I wish all umpires and coaches understood this.  I had a situation once where opposing pitcher had given up two singles and then walked the bases loaded, and then went 2-0 on next batter.  Coach calls time to talk to pitcher...after that, the pitcher threw two more balls, batter runs to first and all runners advance.  Nobody bats an eye - not their players, coaches or parents - everyone knew it was ball four...and then the home plate umpire suddenly announces that it's only 2-0.   I tell him it was 2-0 before the coach went to talk to the pitcher...you must have reset your counter by mistake.  He then goes and talks to the base ump who was obviously asleep, as he declares the count is 2-0.  Then, he sends all the runners back to their bases, because it wasn't fair to the other team!!!   Nothing like compounding a mistake with another mistake.   "Really Blue, every player and coach on both teams somehow wrongly thought there were two more balls thrown than you did?!"

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ofhs93    46
17 hours ago, beerguy55 said:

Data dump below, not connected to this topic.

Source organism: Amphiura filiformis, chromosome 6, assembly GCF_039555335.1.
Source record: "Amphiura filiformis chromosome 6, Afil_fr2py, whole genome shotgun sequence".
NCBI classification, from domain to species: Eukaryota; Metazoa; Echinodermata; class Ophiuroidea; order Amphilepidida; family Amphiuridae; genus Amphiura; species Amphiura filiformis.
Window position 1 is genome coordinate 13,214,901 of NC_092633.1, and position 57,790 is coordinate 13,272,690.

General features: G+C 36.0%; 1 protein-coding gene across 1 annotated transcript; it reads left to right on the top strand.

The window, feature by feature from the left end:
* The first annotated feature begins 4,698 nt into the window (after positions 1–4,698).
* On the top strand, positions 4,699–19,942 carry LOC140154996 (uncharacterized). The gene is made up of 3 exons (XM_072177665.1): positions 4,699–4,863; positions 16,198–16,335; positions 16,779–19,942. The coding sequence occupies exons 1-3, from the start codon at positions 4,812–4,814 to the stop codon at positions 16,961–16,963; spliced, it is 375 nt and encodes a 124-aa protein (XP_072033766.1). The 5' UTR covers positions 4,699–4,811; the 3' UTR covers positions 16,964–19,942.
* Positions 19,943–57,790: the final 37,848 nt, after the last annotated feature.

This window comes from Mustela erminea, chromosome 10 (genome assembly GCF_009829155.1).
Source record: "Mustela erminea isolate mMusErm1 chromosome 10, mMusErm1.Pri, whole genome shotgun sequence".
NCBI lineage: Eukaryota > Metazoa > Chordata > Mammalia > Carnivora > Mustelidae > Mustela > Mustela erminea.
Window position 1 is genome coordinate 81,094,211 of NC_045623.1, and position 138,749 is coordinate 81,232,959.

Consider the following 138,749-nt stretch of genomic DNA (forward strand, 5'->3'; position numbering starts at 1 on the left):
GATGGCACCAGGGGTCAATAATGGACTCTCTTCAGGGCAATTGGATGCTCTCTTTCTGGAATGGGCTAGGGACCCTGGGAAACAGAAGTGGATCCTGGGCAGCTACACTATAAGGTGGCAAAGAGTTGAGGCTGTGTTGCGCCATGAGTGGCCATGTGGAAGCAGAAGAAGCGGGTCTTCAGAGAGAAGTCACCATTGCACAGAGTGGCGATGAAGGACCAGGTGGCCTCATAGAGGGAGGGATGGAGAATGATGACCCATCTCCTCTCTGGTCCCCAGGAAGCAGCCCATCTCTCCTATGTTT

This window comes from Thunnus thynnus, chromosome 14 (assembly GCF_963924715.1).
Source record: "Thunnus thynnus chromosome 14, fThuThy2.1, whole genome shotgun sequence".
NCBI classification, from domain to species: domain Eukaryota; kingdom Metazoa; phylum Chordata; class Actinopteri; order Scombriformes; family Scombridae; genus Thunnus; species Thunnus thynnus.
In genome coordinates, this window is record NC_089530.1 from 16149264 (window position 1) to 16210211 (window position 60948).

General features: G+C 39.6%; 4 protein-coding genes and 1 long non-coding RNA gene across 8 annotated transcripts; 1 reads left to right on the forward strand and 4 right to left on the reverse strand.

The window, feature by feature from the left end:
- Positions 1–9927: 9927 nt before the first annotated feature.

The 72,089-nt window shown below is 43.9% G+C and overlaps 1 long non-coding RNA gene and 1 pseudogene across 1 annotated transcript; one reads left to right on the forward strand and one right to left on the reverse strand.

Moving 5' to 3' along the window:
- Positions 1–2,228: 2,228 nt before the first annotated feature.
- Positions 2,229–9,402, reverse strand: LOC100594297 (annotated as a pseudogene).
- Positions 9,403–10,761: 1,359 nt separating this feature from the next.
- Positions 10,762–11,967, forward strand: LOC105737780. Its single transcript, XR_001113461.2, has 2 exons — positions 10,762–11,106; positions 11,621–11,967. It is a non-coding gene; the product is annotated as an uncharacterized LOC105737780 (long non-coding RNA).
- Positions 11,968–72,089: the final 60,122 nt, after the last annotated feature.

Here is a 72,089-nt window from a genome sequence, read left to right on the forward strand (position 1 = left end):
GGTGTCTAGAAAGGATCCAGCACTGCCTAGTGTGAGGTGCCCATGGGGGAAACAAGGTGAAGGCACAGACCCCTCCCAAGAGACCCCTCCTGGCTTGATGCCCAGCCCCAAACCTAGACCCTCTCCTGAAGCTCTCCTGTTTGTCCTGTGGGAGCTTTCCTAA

I wish all umpires and coaches understood this.  I had a situation once where opposing pitcher had given up two singles and then walked the bases loaded, and then went 2-0 on next batter.  Coach calls time to talk to pitcher...after that, the pitcher threw two more balls, batter runs to first and all runners advance.  Nobody bats an eye - not their players, coaches or parents - everyone knew it was ball four...and then the home plate umpire suddenly announces that it's only 2-0.   I tell him it was 2-0 before the coach went to talk to the pitcher...you must have reset your counter by mistake.  He then goes and talks to the base ump who was obviously asleep, as he declares the count is 2-0.  Then, he sends all the runners back to their bases, because it wasn't fair to the other team!!!   Nothing like compounding a mistake with another mistake.   "Really Blue, every player and coach on both teams somehow wrongly thought there were two more balls thrown than you did?!"